Archive for April, 2011

One of my players suggested this book to me and I’m glad he did.  I’ve read Ken Blanchard’s “One Minute Manager” and was very impressed with his writing, and this book was just as good.  Co-authored with Sheldon Bowles, the book is a parable of a corporate worker who gets fired for not being a team player.  In his spare time he takes up coaching his son’s fifth grade hockey team, and the lessons he learns about teamwork in the process.

There were four main principles they listed to developing a “High Five” team spelled out the acronym P.U.C.K. 

  1. Providing clear purpose and shared values.  An over-arching team goal or purpose that everyone buys into has to be established before anything else.  What is the “holy grail” that will challenge and motivate people to work together?  Make sure there is a clear goal and strategy to achieve the goal.  Once the team goal or purpose has been established then the individual goals and strategies need to be developed so each person knows how they can help the team achieve success.  The shared values by a group helps to define the group and build shared team culture.  The team purpose needs to be prominent for the group so they are reminded of where they are going (ie. the hockey team chanted their team purpose before every practice and every game).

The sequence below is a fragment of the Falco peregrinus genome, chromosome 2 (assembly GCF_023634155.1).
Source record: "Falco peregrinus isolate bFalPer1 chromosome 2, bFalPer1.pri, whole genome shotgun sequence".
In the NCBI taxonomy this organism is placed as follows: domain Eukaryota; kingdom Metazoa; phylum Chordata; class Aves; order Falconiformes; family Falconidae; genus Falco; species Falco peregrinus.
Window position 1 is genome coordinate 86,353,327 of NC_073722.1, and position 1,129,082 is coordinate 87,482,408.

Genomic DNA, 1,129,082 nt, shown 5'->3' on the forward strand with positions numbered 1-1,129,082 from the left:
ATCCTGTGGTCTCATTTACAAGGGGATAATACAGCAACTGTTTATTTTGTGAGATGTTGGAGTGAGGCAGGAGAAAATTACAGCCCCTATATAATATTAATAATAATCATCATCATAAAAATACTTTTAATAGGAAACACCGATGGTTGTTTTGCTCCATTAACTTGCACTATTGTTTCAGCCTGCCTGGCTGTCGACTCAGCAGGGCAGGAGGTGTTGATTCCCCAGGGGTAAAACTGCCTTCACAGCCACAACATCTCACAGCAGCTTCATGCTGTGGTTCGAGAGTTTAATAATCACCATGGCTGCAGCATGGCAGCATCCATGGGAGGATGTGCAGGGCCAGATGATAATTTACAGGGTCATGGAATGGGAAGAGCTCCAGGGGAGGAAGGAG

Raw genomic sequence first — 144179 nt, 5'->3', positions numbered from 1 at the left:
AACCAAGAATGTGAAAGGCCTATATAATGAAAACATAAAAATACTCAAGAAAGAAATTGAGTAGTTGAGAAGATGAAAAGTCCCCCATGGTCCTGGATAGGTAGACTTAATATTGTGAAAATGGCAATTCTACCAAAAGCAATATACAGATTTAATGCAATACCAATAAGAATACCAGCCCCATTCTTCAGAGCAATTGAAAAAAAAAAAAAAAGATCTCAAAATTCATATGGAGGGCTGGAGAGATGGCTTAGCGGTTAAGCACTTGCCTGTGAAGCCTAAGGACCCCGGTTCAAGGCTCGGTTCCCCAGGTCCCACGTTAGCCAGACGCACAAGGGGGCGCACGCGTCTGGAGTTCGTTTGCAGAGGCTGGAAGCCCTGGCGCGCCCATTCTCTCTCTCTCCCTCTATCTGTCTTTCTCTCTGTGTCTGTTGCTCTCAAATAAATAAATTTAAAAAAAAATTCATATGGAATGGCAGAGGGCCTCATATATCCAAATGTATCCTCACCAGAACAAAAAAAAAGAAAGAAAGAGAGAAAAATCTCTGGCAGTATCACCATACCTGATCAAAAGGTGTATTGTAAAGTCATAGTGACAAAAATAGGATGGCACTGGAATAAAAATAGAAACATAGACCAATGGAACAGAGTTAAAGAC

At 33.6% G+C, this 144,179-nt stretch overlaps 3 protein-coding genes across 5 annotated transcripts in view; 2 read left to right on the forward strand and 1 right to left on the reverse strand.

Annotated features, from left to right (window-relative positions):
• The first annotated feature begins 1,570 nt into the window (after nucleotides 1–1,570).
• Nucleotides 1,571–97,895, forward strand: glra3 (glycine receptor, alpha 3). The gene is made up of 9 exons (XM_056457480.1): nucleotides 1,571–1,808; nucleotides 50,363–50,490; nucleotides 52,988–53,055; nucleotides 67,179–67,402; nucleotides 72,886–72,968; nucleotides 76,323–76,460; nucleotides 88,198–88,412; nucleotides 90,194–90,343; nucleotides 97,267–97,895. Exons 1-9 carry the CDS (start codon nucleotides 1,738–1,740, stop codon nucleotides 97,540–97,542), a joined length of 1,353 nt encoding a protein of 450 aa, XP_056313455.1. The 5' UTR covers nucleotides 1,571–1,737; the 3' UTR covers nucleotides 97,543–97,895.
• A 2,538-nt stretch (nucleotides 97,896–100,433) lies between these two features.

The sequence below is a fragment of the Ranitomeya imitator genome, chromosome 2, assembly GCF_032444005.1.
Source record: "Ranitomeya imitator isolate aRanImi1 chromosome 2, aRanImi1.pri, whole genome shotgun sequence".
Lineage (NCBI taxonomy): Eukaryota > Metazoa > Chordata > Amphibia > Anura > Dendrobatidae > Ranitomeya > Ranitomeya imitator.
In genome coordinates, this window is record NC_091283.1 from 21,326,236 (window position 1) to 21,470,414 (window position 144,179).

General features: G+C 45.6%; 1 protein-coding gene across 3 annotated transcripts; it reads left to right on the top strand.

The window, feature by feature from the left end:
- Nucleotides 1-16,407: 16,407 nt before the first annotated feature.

2. Unleashing and developing skills.  The fundamentals needed to be successful have to become a priority.  Without quality individual skills the team is useless.  Each member of the team needs to have a solid working level of the skills it’s going to take to be successful in achieving the team purpose or goal.  These skills need to be trained and developed until each has a working mastery of them.  Feedback should be provided that is positive and builds confidence and accountability in each person.
  3. Creating team power.  “None of us is as good as all of us.”  The term they liked to use in the book was “synergistic harmony.”  There must be a game plan that will help a team to be successful when each person plays their part.  Establish a system of rewarding teamwork and making it more important than individual achievement.  The individuals in the team have to understand the power and potential of what can be accomplished when they work together rather than working at the same time.